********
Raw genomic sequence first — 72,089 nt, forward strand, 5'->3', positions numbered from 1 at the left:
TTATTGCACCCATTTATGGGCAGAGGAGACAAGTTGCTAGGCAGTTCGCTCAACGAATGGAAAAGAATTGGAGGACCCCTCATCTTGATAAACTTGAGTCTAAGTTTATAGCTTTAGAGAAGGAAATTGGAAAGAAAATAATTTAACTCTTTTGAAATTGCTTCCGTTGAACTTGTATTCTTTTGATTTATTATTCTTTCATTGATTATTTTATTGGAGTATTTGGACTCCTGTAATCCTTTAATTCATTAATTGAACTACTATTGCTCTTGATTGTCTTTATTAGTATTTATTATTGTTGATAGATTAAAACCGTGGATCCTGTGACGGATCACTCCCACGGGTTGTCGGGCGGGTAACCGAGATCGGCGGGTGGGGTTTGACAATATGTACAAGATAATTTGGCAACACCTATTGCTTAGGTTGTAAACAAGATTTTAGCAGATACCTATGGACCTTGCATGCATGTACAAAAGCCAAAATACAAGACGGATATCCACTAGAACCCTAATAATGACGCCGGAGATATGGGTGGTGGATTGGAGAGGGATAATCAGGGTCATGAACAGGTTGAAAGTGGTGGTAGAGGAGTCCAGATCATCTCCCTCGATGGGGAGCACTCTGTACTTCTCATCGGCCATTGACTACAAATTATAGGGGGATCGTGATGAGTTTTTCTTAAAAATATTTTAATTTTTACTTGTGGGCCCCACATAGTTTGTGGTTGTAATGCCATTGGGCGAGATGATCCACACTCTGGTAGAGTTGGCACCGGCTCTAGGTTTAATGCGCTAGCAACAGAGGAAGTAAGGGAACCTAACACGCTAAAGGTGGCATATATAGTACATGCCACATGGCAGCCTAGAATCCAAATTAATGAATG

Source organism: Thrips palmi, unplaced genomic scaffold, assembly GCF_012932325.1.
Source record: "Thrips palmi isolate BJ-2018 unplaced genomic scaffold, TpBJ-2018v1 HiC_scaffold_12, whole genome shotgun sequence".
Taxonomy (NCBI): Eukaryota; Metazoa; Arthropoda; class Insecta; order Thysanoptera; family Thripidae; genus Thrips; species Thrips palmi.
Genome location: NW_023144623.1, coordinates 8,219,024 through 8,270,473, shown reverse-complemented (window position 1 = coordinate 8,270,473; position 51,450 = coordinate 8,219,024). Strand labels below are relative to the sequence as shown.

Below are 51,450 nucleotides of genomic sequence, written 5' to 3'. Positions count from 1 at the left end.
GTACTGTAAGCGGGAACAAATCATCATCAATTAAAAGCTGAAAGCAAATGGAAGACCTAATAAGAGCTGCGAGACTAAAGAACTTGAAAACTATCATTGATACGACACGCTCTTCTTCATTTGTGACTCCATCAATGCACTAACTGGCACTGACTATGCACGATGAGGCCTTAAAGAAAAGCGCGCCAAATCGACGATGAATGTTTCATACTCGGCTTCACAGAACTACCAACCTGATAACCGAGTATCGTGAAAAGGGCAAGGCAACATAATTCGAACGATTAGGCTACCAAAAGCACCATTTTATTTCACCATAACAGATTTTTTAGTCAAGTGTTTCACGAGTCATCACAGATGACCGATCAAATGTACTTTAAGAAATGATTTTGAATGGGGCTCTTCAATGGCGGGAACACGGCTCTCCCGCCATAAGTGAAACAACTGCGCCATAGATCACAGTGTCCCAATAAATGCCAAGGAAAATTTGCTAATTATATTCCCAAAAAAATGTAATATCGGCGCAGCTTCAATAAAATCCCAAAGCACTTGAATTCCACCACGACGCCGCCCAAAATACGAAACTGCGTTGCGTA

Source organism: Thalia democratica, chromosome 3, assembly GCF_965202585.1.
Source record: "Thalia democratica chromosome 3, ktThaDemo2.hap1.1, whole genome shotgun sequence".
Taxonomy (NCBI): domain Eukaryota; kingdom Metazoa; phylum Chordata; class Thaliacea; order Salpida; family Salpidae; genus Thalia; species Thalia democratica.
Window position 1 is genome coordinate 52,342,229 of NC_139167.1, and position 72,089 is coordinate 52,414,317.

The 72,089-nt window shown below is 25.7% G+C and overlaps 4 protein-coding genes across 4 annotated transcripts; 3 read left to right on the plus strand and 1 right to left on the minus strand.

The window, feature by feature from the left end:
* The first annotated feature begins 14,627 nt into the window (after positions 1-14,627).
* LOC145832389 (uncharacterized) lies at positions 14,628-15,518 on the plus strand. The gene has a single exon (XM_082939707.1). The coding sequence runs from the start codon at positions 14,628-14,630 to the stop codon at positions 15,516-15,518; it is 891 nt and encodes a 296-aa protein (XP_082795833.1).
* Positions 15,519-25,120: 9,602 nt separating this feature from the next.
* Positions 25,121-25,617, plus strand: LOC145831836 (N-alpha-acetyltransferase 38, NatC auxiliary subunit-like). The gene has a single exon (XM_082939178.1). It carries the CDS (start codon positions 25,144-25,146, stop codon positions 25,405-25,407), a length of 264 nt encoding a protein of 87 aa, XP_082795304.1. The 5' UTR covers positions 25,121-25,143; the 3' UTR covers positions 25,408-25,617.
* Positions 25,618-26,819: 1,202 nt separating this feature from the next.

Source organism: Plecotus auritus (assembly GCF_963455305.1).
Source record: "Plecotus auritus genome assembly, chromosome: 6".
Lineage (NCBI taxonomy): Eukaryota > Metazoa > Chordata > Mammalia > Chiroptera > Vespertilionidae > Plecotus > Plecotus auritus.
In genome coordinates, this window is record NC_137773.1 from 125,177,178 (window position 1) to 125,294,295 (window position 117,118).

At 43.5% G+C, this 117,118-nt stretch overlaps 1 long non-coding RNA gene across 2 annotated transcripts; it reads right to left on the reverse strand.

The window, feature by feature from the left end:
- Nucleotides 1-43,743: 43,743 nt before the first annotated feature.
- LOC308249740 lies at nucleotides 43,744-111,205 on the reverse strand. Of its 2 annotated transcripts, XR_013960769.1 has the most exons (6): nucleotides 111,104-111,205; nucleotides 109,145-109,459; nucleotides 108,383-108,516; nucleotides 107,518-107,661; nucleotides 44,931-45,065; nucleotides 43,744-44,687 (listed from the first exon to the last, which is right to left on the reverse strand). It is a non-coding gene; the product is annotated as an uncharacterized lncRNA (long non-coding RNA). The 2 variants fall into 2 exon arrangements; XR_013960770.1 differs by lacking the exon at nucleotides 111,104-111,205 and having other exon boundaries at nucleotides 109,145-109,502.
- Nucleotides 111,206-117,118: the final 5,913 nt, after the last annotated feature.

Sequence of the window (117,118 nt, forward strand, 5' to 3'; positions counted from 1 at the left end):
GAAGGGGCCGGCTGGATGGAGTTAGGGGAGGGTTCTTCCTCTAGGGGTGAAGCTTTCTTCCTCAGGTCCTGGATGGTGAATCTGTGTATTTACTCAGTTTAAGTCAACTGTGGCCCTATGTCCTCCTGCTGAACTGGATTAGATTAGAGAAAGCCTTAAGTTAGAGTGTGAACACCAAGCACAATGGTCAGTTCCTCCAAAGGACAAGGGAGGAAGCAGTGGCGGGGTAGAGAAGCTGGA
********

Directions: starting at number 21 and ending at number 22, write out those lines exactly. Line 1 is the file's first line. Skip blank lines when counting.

Source record: "Plecotus auritus genome assembly, chromosome: 6".
Lineage (NCBI taxonomy): Eukaryota > Metazoa > Chordata > Mammalia > Chiroptera > Vespertilionidae > Plecotus > Plecotus auritus.